Up the Kriek in Cornwall with cherry beer
Added: Monday, August 5th 2013
Cornwall’s favourite brewer St Austell Brewery is creating its own version of one of Europe’s most famous beers by producing a limited edition Belgian style ‘kriek beer’ - sweetened using the tastiest Cornish cherries grown in the heart of the Tamar Valley. Brewery sommelier Marc Bihsop is een with the pick of the crop from Bohetherick Farm.
Kriek beers date back centuries and are brewed in what is known as a ‘lambic’ style, where they are fermented spontaneously with wild, naturally occurring airborne yeast in the style of a traditional wine or cider. It has a naturally tart taste which is sweetened with fruits like cherries, raspberries or peaches to create an unusual and complex brew.
The cherries being used by St Austell Brewery have recently been hand picked at an orchard at Bohetherick Farm in the Tamar Valley near Saltash,Cornwall.
These will now be mashed and added to impart their sweetness to the specialist beer which began life at the Brewery earlier this year and has been slowly conditioning in wooden barrels for the past six months.
Roger Ryman, Head Brewer at St Austell Brewery, said: “This is the latest in our programme of experimental beers with small batch production runs that are really about having a bit of fun and pushing the boundaries. The natural fermentation process required for a kriek beer does bring with it a whole bunch of challenges for a commercial brewery – it’s a bit like putting a hay meadow in your pristine bowling green – but we’ve been very careful to keep it entirely separate.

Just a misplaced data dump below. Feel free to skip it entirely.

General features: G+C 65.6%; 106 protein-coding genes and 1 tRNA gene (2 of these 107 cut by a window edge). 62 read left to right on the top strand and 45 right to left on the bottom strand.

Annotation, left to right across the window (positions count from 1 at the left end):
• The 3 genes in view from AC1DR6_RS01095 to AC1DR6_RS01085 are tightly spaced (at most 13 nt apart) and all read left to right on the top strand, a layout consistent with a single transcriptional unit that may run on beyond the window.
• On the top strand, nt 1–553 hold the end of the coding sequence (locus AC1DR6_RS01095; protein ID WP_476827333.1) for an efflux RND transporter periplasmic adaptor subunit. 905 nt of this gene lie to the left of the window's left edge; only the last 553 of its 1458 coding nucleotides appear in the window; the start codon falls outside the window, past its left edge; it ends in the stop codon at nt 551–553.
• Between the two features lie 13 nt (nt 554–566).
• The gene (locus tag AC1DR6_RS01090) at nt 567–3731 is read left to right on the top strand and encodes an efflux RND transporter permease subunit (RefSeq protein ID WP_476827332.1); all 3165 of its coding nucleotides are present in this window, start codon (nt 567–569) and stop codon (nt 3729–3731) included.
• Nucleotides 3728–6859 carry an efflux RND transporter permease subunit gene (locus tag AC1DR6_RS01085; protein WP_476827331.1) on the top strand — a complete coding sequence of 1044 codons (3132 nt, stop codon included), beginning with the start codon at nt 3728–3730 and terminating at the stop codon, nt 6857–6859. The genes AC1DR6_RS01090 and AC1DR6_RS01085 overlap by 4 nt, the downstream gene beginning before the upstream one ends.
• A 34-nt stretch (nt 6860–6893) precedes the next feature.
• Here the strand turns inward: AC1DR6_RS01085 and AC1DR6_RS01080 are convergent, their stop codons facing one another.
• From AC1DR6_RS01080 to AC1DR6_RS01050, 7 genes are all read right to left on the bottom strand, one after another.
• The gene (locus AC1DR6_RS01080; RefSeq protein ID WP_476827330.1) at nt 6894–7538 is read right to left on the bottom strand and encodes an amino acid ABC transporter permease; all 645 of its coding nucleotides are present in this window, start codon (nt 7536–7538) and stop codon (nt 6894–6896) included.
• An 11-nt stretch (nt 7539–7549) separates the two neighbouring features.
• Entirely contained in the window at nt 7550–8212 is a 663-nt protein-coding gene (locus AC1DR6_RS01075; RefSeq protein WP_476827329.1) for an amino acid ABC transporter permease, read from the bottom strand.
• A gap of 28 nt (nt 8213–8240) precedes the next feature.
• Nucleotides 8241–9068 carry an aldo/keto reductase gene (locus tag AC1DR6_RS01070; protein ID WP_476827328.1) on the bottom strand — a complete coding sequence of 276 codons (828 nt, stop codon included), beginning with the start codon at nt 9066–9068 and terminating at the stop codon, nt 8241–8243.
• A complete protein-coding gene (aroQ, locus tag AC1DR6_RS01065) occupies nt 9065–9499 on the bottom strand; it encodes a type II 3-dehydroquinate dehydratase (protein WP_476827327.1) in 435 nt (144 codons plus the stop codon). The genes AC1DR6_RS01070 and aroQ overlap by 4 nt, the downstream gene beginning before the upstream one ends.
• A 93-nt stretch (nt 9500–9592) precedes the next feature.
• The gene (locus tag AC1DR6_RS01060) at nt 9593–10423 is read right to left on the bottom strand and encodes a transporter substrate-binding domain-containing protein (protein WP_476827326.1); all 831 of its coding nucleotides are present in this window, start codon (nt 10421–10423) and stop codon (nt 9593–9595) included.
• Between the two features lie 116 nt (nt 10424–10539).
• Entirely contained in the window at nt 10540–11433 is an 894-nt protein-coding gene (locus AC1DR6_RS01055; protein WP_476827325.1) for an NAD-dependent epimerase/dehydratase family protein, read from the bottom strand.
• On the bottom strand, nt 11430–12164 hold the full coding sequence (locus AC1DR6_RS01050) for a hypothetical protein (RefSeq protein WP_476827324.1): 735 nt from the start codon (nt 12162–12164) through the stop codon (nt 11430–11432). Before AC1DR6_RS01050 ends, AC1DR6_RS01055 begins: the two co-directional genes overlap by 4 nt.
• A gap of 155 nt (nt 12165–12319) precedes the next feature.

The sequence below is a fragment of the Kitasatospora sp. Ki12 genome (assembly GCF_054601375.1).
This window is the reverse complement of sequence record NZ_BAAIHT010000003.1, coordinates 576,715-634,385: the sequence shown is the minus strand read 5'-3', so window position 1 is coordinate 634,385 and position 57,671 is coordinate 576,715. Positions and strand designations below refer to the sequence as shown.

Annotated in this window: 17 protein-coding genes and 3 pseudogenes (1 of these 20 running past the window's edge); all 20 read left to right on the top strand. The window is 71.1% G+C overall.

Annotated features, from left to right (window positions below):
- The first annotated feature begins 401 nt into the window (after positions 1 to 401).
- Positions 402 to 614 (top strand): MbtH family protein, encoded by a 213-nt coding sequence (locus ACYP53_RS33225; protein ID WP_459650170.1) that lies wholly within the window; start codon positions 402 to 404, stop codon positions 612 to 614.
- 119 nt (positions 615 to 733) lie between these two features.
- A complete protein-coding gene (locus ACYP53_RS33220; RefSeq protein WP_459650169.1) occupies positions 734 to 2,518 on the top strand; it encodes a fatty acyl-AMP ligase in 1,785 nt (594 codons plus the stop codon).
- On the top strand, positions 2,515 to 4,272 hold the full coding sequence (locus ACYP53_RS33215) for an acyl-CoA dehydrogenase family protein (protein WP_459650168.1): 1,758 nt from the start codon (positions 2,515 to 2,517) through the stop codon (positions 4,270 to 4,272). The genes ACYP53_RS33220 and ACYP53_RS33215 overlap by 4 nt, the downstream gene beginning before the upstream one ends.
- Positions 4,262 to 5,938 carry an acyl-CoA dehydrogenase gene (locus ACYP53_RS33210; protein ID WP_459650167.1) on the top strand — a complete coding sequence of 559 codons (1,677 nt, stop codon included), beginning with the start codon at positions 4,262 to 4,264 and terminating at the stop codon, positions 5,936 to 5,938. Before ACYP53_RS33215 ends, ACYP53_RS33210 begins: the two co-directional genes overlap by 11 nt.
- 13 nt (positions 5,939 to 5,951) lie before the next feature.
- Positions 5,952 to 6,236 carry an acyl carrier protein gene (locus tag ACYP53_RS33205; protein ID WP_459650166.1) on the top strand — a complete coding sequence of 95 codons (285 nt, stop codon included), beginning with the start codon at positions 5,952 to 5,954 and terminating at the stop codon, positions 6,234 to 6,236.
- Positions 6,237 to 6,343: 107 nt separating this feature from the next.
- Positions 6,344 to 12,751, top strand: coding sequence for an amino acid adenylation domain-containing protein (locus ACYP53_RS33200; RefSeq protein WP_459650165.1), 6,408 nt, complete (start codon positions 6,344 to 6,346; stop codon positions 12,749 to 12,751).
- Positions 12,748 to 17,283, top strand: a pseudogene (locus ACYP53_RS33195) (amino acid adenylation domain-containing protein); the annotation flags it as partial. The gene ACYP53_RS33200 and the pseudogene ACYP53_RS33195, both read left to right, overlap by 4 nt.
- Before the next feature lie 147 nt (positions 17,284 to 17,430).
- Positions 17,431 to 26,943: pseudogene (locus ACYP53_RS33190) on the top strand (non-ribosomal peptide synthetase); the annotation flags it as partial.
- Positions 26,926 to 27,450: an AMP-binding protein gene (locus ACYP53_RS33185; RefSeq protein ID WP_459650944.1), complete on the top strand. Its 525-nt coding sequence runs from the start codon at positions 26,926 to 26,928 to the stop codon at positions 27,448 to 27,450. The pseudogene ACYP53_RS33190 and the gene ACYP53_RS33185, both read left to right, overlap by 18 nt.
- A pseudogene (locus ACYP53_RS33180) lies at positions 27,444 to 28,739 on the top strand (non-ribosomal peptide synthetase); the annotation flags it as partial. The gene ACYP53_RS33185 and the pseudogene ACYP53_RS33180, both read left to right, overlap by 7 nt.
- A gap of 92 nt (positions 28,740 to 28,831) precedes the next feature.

“We brewed a strong beer in pre-used wooden barrels and inoculated it with wild yeasts and friendly bacteria. Now we’ll add the cherries. We don’t yet know when it will be ready – sometimes the Belgians leave it for three years – but Christmas is a good estimate. The finished result will have quite a tart, vinous taste that is then balanced by the fruit to create something not far off of a fine port.”
The Tamar Valley was once renowned for fruit growing after the development of the railway meant producers could have their produce on sale in Covent Garden just hours after picking. But the global marketplace has seen demand dwindle and there are now very few cherry trees left in the region.
Bohetherick Farm has an orchard with more than 50 Burcombe cherry trees, some of which are more than 125 years old. Jessica Jeans, who runs the farm with husband Will, said: This year has seen a bumper crop of cherries and they really are quite delicious. We are very keen to support local sourcing so we were delighted when St Austell Brewery asked us for cherries for their beer. We really look forward to enjoying a bottle or two of the finished article.”